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veritasHarvard University Library Notes, For Harvard Library Staff, Number 1336 March 2007
The Imaging Services staff sat this winter for a group portrait taken with a pinhole camera.

The Imaging Services staff sat this winter for a group portrait taken with a pinhole camera.

Harvard University Library Notes / March 2007 / No. 1336


Imaging Services Sits for Group Photo—Through a Pinhole

On a sunny December afternoon, Bill Comstock, HCL's head of Imaging Services, and Stephen Sylvester, Imaging Services photographer, rounded up the Imaging Services staff for a group portrait. Trooping outside, they gathered quickly on the steps of Memorial Church. But instead of whipping out the newest digital technology, Comstock and Sylvester had brought with them the slightly more unusual pinhole camera, which allowed them to capture a series of particularly dreamy images.

"I'd like to find ways to make and save more images of people in the department—ideally, images of people at work," says Comstock. "Occasionally an old photo will surface of IS staff and I find that I'm not alone in wanting to know more about the people, the library materials they were working with, and, of course, the equipment."

An old technology, the pinhole camera is still enjoyed by camera buffs for the soft, slightly blurry images it produces. It lacks the usual glass lens, so it can't really be focused. Instead, it relies on a small hole—hence the "pinhole" camera—in a very thin material to focus light by confining all light rays from a scene through a single point. The hole has to be tiny, on the order of 0.5mm or less, to produce even a relatively clear image.

Pinhole cameras come in all sizes and are readily homemade—web sites abound with directions on how to construct one out of an oatmeal box or cookie tin. In fact, several years ago, a former employee, Yosi Pozeilov, had used cardboard four-by-five-inch film boxes to make Comstock an identical father-and-son pair of pinhole cameras. One day not too long ago, Comstock and Sylvester were discussing the idea of creating a department holiday card and the subject of the pinhole camera came up.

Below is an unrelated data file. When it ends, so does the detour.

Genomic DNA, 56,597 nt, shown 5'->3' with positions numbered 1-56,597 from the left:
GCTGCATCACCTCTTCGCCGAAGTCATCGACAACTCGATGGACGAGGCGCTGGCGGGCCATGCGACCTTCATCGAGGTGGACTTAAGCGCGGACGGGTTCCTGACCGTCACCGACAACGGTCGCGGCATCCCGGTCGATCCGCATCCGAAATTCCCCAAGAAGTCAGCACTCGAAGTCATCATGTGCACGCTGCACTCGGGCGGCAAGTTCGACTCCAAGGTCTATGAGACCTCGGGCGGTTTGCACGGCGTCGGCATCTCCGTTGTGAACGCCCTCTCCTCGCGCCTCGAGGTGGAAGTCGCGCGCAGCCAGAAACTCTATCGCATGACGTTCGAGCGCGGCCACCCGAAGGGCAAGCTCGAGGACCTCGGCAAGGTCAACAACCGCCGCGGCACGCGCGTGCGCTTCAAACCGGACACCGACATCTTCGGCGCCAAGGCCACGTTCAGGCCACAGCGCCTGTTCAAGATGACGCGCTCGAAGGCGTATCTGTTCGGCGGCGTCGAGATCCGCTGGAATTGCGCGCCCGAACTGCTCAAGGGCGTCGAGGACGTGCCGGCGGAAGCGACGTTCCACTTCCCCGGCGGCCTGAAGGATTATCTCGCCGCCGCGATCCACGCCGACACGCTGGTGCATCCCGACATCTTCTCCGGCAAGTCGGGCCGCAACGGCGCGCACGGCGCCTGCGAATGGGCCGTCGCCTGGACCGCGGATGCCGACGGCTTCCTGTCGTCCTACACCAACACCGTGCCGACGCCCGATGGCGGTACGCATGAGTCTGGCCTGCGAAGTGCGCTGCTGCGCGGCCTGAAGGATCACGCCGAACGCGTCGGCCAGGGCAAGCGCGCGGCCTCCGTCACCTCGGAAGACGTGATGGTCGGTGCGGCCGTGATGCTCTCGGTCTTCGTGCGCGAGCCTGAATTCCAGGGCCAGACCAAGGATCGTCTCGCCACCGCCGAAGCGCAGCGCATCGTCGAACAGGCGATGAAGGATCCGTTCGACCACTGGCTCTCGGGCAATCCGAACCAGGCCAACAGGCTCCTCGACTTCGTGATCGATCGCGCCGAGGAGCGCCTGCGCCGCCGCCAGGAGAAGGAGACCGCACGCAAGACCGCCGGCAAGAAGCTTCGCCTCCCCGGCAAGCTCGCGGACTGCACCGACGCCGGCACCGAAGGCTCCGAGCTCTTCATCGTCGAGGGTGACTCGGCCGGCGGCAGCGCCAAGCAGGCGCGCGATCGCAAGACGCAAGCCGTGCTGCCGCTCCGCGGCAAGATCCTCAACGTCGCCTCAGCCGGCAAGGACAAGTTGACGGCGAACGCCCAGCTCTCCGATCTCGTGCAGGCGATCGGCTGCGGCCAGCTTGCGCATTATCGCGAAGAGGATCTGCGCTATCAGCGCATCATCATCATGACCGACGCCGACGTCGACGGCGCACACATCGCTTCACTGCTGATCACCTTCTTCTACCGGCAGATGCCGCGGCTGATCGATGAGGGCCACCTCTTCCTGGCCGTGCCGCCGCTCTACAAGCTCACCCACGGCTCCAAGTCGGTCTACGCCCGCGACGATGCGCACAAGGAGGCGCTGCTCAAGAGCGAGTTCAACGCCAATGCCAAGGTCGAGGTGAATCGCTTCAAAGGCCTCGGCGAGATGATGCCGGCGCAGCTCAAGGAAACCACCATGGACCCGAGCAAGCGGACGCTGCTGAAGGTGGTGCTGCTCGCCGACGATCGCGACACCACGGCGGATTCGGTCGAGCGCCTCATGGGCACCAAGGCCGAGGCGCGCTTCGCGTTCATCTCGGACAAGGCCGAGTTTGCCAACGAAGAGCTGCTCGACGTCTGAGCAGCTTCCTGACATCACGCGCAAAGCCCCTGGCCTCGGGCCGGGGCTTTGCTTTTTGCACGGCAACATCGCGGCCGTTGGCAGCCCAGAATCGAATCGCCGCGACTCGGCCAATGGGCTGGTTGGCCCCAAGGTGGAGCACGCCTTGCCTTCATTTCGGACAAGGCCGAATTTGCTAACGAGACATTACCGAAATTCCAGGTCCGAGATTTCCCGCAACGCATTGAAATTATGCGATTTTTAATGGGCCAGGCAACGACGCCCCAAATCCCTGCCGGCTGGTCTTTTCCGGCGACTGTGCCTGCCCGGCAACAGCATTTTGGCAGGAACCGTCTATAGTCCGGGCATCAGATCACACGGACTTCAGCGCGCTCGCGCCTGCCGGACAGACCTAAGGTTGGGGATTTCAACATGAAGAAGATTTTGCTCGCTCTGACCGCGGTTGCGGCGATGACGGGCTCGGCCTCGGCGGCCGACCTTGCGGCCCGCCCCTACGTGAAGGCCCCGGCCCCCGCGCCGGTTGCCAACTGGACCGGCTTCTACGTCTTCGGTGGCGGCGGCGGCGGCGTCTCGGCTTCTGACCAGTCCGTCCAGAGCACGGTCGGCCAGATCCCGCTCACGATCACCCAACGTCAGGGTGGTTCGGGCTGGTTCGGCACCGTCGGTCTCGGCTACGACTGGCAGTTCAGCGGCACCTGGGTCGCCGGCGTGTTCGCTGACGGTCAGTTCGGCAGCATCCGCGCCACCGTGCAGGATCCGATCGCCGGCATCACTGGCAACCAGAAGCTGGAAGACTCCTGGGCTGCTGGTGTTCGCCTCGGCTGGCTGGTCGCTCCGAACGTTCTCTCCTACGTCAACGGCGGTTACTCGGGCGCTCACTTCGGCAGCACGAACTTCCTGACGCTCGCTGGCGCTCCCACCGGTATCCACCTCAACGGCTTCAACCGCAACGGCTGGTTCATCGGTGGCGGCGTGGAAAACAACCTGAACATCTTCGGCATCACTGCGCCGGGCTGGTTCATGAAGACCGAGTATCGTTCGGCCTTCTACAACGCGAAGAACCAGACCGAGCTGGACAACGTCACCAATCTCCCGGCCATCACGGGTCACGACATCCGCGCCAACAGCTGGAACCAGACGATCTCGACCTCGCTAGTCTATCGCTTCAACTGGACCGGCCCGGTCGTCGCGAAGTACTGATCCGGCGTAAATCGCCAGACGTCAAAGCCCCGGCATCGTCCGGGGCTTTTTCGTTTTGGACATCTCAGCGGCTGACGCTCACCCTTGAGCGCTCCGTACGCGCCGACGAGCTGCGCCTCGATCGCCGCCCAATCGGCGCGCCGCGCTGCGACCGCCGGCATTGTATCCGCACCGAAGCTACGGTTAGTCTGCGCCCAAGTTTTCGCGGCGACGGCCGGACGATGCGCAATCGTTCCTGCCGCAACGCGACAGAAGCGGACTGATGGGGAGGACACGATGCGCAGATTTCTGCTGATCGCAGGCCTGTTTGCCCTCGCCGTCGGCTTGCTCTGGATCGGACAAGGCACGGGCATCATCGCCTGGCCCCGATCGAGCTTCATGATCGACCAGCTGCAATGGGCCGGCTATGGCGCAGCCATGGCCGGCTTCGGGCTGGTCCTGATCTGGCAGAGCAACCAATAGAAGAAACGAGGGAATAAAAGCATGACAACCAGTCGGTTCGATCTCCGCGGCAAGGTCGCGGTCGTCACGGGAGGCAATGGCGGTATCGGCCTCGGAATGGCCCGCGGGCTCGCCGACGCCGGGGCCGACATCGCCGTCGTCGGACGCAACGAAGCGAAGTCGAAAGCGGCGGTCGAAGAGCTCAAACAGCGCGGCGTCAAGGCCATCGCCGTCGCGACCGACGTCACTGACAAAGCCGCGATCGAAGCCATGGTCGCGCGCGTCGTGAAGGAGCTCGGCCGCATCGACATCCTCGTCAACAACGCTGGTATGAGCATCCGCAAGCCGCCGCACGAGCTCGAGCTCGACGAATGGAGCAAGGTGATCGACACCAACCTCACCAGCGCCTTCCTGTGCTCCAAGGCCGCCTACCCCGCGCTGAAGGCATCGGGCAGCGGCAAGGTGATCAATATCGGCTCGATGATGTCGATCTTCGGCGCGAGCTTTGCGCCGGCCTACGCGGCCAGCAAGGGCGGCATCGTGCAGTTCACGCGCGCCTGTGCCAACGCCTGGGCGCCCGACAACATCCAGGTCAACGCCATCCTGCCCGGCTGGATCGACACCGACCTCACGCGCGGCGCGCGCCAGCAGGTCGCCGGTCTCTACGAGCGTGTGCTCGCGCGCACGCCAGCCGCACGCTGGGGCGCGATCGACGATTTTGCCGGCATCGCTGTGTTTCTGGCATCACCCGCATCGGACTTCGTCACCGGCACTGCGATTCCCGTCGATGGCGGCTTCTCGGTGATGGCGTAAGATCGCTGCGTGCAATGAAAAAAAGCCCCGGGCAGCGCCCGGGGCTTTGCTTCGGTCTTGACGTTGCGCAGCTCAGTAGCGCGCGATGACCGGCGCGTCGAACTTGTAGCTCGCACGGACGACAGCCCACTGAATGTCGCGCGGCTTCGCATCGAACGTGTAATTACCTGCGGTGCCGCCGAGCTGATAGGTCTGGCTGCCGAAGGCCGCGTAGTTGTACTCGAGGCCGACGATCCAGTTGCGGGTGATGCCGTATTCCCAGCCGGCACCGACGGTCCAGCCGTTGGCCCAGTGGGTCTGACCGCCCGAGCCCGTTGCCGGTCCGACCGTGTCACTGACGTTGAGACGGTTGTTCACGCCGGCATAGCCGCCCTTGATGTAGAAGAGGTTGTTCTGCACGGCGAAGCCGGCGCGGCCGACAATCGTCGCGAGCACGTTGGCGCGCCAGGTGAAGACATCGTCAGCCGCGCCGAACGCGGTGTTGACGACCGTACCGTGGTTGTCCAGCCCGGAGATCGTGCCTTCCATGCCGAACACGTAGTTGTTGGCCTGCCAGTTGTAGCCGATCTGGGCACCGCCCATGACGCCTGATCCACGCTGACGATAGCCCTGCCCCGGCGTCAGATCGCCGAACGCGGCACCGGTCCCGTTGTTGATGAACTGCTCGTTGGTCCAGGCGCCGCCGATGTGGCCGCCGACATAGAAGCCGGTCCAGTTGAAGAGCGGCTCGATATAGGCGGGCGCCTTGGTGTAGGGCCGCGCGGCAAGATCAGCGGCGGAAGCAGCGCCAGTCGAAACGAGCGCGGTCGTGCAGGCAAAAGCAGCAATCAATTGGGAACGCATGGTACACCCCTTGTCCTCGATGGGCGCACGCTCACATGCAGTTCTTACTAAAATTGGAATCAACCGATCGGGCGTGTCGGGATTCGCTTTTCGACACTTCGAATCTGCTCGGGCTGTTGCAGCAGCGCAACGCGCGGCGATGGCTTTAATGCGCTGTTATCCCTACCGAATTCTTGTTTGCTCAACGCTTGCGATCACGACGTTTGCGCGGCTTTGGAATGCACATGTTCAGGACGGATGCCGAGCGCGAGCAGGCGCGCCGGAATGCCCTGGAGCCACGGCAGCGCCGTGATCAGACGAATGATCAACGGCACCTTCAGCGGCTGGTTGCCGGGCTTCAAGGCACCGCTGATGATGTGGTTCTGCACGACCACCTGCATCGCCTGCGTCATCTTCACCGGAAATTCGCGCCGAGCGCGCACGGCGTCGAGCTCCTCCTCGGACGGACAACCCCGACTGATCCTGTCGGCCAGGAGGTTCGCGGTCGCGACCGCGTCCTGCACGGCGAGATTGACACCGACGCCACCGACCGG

"I thought there would be some interest and irony in going ultra-retro and using a pinhole," he says. "Stephen and I left work that day promising each other we'd try it out."

In the end, and with additional encouragement from Mary Kocol, imaging technician, they went with a pinhole camera made of wood. With a little testing, Sylvester determined how long an exposure time they needed. Because of the tiny aperture, pinhole cameras require much longer exposure times than a conventional camera. When picture time came, staff had to sit still for approximately 18 seconds to minimize ghosting in the final images.

Back in the lab, Sylvester gave the image a sepia tone and got the result above. "In the end, it was just fun," says Comstock, "and it was an excuse to gather as many IS staff as we could and to sit close together in the Yard on a sunny December afternoon."

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